Japanese yen weakens while Korean won gains value

2023.11.17 12:31:01 | 2023.11.17 16:08:31

[Photo by Reuters / Yonhap]이미지 확대

[Photo by Reuters / Yonhap]

The South Korean won per 100 yen rose to the 850 won level, the highest since the global financial crisis. The won strengthened due to the market’s disappointment with the Bank of Japan’s (BOJ) monetary easing policy, deepening the yen’s weakness and fueling risk appetite.

On the Seoul Foreign Exchange Market on Thursday, the won value against 100 yen stood at 856.80 won at the market’s closing at 3:30 p.m. It is the highest level in 15 years and 10 months since the 853.92 won level seen on January 11, 2008.

The rise of the won comes as the yen weakens globally. “Investors’ disappointment over the BOJ’s hesitancy to normalize monetary policy is weighing on the yen value,” Shinhan Bank Co. economist Baek Seok-hyun said. “Expectations also grew for an end to monetary tightening as U.S. inflation slowed, reviving risk appetite and raising the won value against the yen.”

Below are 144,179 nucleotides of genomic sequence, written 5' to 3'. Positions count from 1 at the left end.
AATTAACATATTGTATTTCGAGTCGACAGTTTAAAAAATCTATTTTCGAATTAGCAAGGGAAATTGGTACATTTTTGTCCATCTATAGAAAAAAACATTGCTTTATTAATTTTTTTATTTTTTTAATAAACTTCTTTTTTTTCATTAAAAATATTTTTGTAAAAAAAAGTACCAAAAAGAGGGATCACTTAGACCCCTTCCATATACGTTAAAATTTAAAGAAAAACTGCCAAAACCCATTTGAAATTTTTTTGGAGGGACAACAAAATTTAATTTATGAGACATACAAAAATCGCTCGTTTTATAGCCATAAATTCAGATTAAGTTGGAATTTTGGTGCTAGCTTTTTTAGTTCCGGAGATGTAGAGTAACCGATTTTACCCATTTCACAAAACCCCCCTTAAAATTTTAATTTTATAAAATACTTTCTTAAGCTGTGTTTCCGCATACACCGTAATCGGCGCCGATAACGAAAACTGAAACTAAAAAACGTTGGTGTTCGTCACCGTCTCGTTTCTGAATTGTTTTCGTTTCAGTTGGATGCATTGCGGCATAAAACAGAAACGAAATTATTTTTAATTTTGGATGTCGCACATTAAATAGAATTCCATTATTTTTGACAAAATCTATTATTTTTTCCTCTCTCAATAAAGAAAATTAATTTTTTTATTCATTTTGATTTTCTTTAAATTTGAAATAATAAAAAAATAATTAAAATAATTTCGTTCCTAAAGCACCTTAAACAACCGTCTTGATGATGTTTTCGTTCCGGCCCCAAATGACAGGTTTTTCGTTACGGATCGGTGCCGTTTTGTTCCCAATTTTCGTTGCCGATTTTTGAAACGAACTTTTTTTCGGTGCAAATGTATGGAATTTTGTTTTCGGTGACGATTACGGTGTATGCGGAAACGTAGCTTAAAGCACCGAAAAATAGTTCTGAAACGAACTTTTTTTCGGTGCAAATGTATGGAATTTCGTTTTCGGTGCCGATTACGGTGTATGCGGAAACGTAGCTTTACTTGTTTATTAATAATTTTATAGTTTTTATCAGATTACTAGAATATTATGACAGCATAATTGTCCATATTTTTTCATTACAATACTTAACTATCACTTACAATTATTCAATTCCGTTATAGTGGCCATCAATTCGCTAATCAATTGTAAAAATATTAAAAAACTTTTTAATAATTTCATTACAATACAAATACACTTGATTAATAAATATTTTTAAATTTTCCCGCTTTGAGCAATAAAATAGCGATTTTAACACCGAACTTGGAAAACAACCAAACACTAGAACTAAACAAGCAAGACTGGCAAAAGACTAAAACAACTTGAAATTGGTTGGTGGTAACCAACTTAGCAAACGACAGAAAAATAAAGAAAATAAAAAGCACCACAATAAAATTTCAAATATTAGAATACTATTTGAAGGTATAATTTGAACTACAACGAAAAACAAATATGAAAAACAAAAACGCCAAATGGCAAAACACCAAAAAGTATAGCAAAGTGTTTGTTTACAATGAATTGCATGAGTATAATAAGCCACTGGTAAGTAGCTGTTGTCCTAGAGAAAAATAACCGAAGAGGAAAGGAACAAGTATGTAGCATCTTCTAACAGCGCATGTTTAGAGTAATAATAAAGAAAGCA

The yen value has been fluctuating around 150 yen against the greenback since the end of October 2023 and was on the verge of collapsing to 152 yen on Monday. It traded around 151.30 yen per dollar that day as investors continued to sell the yen. The sharply widening short-term interest rate gap between the United States and Japan is also fueling the yen carry trade, according to analysts.

“After breaking the psychological resistance level of 150 yen, the market is confidently betting on a weaker yen, which is accelerating the yen’s decline,” NH Futures Co. analyst Kim Seung-hyuk said. But other observers believe that the Japanese government will intervene verbally if the yen rises above 152 to 153 yen per dollar to prevent a further decline in the yen value.

Meanwhile, on the Seoul Foreign Exchange Market, the won value closed at 1296.9 won per dollar, up 3.9 won from the previous trading day and at its highest level in about four months since 1283.8 won on August 1, 2023. The slight increase in the won was due to the dollar’s recent weakness. U.S. Treasury yields dropped, and the dollar weakened as the U.S. Federal Open Market Committee (FOMC) kept interest rates unchanged earlier in the month and recent U.S. economic data reinforced speculation of an end to tightening.

By Lim Young-sin and Choi Jieun

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